Bradley attorneys Aron Beezley, Patrick Quigley, and Sarah Osborne recently published a Law360 “Expert Analysis” article on the three most important bid protest decisions of 2018: Dell Federal Systems, L.P. v. United States, 906 F.3d 982 (Fed. Cir. 2018); PDS Consultants, Inc. v. United States, 907 F.3d 1345 (Fed. Cir. 2018); and Oracle America, Inc., B-416061, 2018 CPD ¶ 180 (Comp. Gen. May 31, 2018). The article—which is available on the Law360 website—provides an overview of these three cases, and provides insights on how they will shape the bid protest landscape going forward.
The Small Business Administration (SBA) Office of Hearings and Appeals (OHA) recently issued what appears to be its first ever decision on a bid protest challenging a company’s eligibility for participation in the Department of Veterans Affairs’ (VA) veteran-owned small business (VOSB) and service-disabled veteran-owned small business (SDVOSB) program, known as the Center for Verification and Evaluation (CVE) Veteran Information Pages (VIP) database. See Blue Cord Design and Construction, LLC, SBA No. CVE-100-P (Dec. 3, 2018).
Previously, the VA CVE Director decided such protests. As the SBA OHA explained in the Blue Cord decision, however, “[o]n October 1, 2018, 13 C.F.R. § 134.102(h) took effect, establishing OHA’s jurisdiction over protests of eligibility for inclusion in the [CVE VIP] database.”
In Blue Cord, the protester not only challenged the competitor’s CVE eligibility but also the competitor’s size. As the SBA OHA also explained in its decision, however, “OHA does not have jurisdiction to make formal size determinations.” Instead, as the SBA OHA explained, “[t]he responsible SBA Government Contracting Area Director or designee makes formal size determinations in response to a size protest.” As such, the SBA OHA only addressed Blue Cord’s allegations about the competitor’s CVE eligibility, ultimately denying them as “meritless.”
If you have any questions about the SBA OHA’s new jurisdiction in this regard or about CVE or size protests in general, please do not hesitate to contact Aron Beezley.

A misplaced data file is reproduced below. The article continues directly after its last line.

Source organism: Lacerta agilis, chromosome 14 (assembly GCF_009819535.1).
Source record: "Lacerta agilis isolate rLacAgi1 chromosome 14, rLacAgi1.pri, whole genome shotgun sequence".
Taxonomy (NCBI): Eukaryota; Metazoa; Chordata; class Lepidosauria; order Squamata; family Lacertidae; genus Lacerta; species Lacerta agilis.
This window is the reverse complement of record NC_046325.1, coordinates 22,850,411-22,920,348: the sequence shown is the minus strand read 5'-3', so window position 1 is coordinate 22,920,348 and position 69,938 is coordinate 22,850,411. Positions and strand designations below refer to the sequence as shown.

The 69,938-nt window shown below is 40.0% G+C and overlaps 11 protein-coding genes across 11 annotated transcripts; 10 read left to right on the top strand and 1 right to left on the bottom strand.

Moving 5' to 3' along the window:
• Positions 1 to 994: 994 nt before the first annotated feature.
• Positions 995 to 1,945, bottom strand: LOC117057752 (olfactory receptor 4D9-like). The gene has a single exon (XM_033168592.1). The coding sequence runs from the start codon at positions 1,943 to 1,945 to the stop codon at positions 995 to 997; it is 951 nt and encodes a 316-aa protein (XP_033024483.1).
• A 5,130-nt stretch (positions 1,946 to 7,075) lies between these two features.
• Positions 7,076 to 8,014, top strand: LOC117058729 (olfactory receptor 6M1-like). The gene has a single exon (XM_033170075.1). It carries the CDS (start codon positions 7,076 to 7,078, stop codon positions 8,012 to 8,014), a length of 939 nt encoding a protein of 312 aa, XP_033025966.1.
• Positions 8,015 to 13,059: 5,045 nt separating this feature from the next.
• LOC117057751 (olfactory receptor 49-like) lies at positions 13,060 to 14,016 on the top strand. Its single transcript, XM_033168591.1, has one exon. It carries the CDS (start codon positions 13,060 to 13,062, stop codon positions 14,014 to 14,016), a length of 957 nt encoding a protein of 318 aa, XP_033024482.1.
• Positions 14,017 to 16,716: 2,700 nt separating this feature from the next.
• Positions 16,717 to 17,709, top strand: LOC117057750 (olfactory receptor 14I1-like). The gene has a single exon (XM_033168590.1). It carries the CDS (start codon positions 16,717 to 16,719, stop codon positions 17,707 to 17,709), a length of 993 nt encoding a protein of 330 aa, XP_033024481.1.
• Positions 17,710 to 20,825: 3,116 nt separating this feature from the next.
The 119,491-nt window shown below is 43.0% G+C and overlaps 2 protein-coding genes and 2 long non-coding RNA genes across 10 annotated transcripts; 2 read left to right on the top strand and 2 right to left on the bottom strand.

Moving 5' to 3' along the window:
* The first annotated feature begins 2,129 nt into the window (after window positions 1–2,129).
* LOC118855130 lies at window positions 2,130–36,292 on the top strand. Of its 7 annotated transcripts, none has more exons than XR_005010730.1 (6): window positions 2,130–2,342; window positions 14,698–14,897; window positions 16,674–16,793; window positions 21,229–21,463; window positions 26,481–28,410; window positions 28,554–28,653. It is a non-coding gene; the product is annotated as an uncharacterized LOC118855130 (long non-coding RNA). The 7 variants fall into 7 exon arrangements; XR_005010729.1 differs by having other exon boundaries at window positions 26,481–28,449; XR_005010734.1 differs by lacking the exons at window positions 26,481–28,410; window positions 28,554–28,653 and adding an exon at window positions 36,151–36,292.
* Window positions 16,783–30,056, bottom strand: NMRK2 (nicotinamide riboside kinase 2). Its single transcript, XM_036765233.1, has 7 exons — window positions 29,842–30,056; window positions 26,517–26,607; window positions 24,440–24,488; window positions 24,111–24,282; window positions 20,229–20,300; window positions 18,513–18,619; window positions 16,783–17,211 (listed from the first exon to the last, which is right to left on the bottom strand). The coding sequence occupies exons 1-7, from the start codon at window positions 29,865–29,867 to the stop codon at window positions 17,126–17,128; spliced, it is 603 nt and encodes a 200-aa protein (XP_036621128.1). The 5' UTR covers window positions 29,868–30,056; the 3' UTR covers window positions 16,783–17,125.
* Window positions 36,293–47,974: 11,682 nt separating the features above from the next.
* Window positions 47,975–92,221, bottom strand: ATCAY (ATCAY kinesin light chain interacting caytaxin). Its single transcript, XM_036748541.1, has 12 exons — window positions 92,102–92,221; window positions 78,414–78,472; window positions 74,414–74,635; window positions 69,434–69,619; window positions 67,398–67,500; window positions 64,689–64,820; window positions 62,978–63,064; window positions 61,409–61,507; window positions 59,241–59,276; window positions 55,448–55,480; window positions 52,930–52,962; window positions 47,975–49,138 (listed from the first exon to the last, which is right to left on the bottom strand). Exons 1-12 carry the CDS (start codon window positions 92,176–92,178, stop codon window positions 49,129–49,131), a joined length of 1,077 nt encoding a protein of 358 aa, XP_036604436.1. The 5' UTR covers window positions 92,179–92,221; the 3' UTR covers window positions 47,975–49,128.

The Government Accountability Office (GAO) recently issued to Congress its annual bid protest report. Of particular note, protesters received some relief in 44 percent of the protests. GAO reports this statistic as an “effectiveness rate”—i.e., the percentage of protests where the protester obtained “some form of relief from the agency . . . either as a result of voluntary agency corrective action or [GAO] sustaining the protest.” As the following chart from GAO’s report thus shows, protesters continue to receive some form of relief from the agency in nearly half of the protests filed with GAO:
The report states that the “most prevalent grounds” for sustaining protests during the 2018 fiscal year were (1) unreasonable technical evaluation; (2) unreasonable cost or price evaluation; and (3) flawed selection decision. By comparison, in fiscal year 2017, the “most prevalent reasons” for sustaining protests were (1) unreasonable technical evaluation; (2) unreasonable past performance evaluation; (3) unreasonable cost or price evaluation; (4) inadequate documentation of the record; and (5) flawed selection decision.
The GAO fiscal year 2018 bid protest report is available for download. If you have any questions about GAO’s report or the bid protest process in general, please do not hesitate to contact Aron Beezley.